Friday, November 28, 2014

Stephen King's 'Revival: A Novel'

Stephen King has never been one to shy away from wrestling with the most important issues of life. He knows how to use the horror genre effectively as a vehicle for sobering reflections on God, good and evil, human nature, love, hope and despair, and the meaning of life.

King is also disturbingly inventive when it comes to portraying evil in all its gory detail. It's been said that we all have a better handle on evil than good because we understand it better. Maybe King's just more honest than most about following that trajectory to its conclusion.

In Revival: A Novel, King has reminded us once again why he is the master in his genre. By blending a number of significant influences in his life (Arthur Machen's "The Great God Pan,"  H.P Lovecraft's  Cthulhu, Mary Shelley's Frankenstein) as well as his religious upbringing, he has crafted a tale that I can best describe as bleak. To give you an idea of just how bleak, I offer something  Bertrand Russell wrote in A Free Man's Worship as a means of comparison:

"That Man is the product of causes which had no prevision of the end they were achieving; that his origin, his growth, his hopes and fears, his loves and his beliefs, are but the outcome of accidental collocations of atoms; that no fire, no heroism, no intensity of thought and feeling, can preserve an individual life beyond the grave; that all the labours of the ages, all the devotion, all the inspiration, all the noonday brightness of human genius, are destined to extinction in the vast death of the solar system, and that the whole temple of Man's achievement must inevitably be buried beneath the debris of a universe in ruins--all these things, if not quite beyond dispute, are yet so nearly certain, that no philosophy which rejects them can hope to stand. Only within the scaffolding of these truths, only on the firm foundation of unyielding despair, can the soul's habitation henceforth be safely built."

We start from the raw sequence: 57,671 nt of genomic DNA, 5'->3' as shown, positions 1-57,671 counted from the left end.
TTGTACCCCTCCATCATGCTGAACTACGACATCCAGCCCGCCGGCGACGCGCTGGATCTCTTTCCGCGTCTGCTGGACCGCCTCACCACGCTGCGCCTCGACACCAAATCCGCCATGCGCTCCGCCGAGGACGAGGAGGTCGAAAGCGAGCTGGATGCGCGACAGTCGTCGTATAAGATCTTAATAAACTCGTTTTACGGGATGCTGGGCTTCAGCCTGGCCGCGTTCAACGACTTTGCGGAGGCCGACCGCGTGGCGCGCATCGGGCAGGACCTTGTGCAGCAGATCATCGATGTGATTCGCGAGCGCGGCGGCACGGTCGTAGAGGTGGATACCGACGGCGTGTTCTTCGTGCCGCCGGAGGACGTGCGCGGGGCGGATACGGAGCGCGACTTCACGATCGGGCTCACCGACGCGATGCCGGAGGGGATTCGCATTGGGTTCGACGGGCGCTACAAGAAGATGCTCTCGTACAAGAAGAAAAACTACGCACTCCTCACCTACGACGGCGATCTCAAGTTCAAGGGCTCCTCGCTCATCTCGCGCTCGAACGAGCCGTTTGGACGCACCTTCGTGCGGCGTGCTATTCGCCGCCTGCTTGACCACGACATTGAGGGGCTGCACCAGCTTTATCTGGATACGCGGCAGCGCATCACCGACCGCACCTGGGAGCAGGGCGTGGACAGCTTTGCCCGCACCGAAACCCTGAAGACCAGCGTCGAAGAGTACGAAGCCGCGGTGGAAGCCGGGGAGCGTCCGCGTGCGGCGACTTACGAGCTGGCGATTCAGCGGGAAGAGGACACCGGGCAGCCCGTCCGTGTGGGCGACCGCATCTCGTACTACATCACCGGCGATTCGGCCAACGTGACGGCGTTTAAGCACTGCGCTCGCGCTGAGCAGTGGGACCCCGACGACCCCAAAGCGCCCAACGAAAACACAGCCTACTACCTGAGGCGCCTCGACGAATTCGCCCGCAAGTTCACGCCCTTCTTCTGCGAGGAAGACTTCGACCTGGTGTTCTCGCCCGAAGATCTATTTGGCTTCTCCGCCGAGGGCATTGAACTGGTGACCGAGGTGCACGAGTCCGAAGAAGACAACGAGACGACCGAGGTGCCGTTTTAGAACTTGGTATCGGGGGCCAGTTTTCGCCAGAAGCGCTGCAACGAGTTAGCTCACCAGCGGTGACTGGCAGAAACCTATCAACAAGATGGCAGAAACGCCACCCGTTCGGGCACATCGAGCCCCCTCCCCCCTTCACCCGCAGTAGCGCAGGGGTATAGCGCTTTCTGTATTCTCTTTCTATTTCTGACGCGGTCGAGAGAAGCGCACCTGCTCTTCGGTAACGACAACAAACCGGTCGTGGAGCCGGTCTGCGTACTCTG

Tuesday, November 18, 2014

Guard Your Heart: Usher, Nicki Minaj and Honey Nut Cheerios

According to, "Eight–time Grammy Award–winning megastar Usher and Buzz the Bee, the iconic Honey Nut Cheerios™character, are using dance to spread the word that being healthy can be fun and delicious. Starting today, the two new friends are asking people to celebrate and share healthy and happy moments, like dancing to Usher’s new single 'She Came to Give it to You' and enjoying a heart–healthy breakfast with Honey Nut Cheerios. With health issues like heart disease on the rise, Buzz wants to get people buzzing about the importance of physical activity and healthy food choices as part of a healthy lifestyle."

Sounds great, doesn't it? After seeing the commercial, and I couldn't help but wonder how Usher's song helped to get people buzzing about healthy lifestyle choices. Maybe the "she" in the title was coming to give me heart-healthy cereal?

Wednesday, November 12, 2014

The Zombie Bible: Hungers That Devour and Hopes That Preserve